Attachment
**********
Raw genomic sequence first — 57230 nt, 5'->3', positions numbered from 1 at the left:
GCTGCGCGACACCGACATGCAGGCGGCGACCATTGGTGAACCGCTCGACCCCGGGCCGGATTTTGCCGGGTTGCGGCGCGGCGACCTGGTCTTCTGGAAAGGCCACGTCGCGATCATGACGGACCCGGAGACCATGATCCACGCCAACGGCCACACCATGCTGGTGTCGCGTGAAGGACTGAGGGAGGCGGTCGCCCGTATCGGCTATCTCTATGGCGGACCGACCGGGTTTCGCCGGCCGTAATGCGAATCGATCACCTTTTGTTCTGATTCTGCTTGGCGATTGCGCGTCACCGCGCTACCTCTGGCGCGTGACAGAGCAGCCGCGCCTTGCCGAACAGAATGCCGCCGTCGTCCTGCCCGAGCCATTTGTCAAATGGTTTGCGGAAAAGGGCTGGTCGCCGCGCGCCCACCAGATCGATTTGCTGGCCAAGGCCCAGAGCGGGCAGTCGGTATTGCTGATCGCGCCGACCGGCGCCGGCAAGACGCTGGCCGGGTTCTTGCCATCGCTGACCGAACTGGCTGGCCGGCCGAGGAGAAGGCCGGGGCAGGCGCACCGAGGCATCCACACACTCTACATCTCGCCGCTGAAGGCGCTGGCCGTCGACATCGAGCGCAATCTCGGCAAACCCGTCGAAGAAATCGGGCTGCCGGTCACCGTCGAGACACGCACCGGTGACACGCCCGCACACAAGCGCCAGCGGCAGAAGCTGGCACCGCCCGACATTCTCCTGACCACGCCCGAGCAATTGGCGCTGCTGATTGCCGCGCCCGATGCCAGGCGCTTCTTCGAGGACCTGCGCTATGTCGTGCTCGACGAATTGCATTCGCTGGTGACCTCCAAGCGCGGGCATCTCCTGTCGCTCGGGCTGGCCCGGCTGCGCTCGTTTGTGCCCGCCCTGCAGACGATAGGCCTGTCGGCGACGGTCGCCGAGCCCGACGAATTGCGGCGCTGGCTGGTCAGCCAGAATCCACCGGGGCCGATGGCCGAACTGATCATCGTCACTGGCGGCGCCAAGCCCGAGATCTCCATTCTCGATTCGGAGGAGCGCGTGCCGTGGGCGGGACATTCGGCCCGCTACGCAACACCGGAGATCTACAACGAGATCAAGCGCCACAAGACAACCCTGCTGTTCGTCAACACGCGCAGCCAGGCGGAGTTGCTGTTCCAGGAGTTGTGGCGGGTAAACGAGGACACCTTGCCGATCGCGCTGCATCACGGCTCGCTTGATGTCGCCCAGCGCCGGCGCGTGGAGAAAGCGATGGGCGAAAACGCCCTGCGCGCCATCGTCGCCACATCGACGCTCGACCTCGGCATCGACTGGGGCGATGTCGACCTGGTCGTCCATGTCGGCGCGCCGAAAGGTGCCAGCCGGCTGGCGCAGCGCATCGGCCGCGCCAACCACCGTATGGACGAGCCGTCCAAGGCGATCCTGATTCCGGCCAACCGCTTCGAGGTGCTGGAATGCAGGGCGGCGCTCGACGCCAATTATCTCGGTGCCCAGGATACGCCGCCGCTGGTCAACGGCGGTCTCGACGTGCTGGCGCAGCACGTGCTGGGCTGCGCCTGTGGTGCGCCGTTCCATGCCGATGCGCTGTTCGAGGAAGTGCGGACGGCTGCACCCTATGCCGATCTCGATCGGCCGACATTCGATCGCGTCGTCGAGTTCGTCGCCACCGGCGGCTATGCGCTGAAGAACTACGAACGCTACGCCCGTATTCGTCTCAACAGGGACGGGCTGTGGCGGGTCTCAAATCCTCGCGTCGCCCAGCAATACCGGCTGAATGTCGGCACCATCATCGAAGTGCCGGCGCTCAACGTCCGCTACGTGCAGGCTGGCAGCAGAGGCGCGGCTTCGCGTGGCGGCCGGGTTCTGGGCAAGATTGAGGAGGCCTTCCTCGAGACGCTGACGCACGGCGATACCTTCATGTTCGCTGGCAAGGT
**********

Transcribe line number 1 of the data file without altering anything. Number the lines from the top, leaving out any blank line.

Raw genomic sequence first — 57230 nt, 5'->3', positions numbered from 1 at the left: